Restorative yoga is an excellent style, to begin with if a client has anxiety, is feeling overwhelmed, is suffering from fatigue, or has multiple health issues. It is sometimes called “yin yoga” and also uses props like Iyengar in order to help the student with any challenges. In many restorative classes, there will be a part of the class that designates the pose to complete relaxation, like the “child’s pose” or an easy, non-taxing physical posture where the body can relax in a mindful state. Restorative is very beneficial for clients in recovery who have not slept well and who need time to rest and recover. A class in restorative yoga, followed by a Hatha practice, is commonly offered in treatment.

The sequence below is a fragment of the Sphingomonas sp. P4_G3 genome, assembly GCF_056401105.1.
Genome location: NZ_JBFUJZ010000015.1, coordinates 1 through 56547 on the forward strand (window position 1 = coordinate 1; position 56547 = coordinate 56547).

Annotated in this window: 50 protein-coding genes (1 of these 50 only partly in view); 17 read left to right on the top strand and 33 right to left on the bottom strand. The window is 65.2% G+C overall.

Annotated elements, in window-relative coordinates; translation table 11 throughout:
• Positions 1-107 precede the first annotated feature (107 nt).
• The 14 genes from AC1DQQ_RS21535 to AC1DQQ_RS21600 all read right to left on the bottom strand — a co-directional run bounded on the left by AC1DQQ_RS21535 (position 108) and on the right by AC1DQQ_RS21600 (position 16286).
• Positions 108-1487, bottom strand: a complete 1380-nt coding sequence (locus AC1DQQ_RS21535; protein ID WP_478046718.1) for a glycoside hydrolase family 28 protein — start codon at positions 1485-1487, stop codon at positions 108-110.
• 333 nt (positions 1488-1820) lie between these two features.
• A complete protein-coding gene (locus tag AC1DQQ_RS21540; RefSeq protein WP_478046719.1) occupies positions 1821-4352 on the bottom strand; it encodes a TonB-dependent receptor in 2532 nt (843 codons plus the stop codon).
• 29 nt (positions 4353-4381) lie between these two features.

If you are offered yoga classes in treatment, take advantage of them: keep an open mind and willingness to learn something new, or expand on something you already know. The key to success with yoga is to participate, being at ease with yourself and your limitations, and not what anyone else can or cannot do.